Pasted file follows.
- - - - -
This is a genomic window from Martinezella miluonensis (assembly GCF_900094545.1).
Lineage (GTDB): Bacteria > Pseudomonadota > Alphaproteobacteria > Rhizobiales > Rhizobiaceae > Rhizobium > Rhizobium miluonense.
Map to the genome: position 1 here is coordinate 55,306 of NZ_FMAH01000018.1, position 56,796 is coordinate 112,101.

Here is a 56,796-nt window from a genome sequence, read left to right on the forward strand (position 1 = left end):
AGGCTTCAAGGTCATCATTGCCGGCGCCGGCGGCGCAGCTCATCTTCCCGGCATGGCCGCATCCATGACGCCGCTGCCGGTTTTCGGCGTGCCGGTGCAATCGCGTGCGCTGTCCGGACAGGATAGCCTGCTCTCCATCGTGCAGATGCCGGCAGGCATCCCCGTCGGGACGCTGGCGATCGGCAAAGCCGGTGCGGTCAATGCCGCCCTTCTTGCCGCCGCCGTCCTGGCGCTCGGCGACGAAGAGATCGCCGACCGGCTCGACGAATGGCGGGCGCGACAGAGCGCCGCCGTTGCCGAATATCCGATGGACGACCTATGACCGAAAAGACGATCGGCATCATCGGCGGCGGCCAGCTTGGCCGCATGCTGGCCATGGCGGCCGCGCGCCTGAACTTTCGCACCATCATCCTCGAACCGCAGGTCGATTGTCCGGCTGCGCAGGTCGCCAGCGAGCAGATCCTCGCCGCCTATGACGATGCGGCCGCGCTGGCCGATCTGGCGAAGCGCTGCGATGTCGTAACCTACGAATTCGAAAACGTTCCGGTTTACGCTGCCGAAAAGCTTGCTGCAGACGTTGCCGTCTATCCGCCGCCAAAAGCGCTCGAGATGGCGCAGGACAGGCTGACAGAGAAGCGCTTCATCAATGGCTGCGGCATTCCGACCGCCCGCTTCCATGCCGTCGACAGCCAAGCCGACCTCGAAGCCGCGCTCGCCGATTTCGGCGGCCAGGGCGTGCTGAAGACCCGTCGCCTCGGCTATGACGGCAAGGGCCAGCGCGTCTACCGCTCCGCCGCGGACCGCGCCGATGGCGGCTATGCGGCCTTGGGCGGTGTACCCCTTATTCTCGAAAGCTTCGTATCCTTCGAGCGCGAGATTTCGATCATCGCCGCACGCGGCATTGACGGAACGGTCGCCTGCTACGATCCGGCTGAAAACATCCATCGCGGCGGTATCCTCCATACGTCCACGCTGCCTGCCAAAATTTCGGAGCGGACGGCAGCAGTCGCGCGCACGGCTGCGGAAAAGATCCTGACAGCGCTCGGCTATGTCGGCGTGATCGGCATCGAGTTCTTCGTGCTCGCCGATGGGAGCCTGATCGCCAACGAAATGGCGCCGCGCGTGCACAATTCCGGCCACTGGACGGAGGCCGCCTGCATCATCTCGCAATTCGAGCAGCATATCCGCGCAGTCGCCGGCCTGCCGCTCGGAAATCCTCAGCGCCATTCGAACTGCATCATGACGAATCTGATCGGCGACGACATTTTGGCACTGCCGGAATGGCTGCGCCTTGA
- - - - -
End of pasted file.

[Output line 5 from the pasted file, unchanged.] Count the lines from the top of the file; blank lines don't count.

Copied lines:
AGGCTTCAAGGTCATCATTGCCGGCGCCGGCGGCGCAGCTCATCTTCCCGGCATGGCCGCATCCATGACGCCGCTGCCGGTTTTCGGCGTGCCGGTGCAATCGCGTGCGCTGTCCGGACAGGATAGCCTGCTCTCCATCGTGCAGATGCCGGCAGGCATCCCCGTCGGGACGCTGGCGATCGGCAAAGCCGGTGCGGTCAATGCCGCCCTTCTTGCCGCCGCCGTCCTGGCGCTCGGCGACGAAGAGATCGCCGACCGGCTCGACGAATGGCGGGCGCGACAGAGCGCCGCCGTTGCCGAATATCCGATGGACGACCTATGACCGAAAAGACGATCGGCATCATCGGCGGCGGCCAGCTTGGCCGCATGCTGGCCATGGCGGCCGCGCGCCTGAACTTTCGCACCATCATCCTCGAACCGCAGGTCGATTGTCCGGCTGCGCAGGTCGCCAGCGAGCAGATCCTCGCCGCCTATGACGATGCGGCCGCGCTGGCCGATCTGGCGAAGCGCTGCGATGTCGTAACCTACGAATTCGAAAACGTTCCGGTTTACGCTGCCGAAAAGCTTGCTGCAGACGTTGCCGTCTATCCGCCGCCAAAAGCGCTCGAGATGGCGCAGGACAGGCTGACAGAGAAGCGCTTCATCAATGGCTGCGGCATTCCGACCGCCCGCTTCCATGCCGTCGACAGCCAAGCCGACCTCGAAGCCGCGCTCGCCGATTTCGGCGGCCAGGGCGTGCTGAAGACCCGTCGCCTCGGCTATGACGGCAAGGGCCAGCGCGTCTACCGCTCCGCCGCGGACCGCGCCGATGGCGGCTATGCGGCCTTGGGCGGTGTACCCCTTATTCTCGAAAGCTTCGTATCCTTCGAGCGCGAGATTTCGATCATCGCCGCACGCGGCATTGACGGAACGGTCGCCTGCTACGATCCGGCTGAAAACATCCATCGCGGCGGTATCCTCCATACGTCCACGCTGCCTGCCAAAATTTCGGAGCGGACGGCAGCAGTCGCGCGCACGGCTGCGGAAAAGATCCTGACAGCGCTCGGCTATGTCGGCGTGATCGGCATCGAGTTCTTCGTGCTCGCCGATGGGAGCCTGATCGCCAACGAAATGGCGCCGCGCGTGCACAATTCCGGCCACTGGACGGAGGCCGCCTGCATCATCTCGCAATTCGAGCAGCATATCCGCGCAGTCGCCGGCCTGCCGCTCGGAAATCCTCAGCGCCATTCGAACTGCATCATGACGAATCTGATCGGCGACGACATTTTGGCACTGCCGGAATGGCTGCGCCTTGA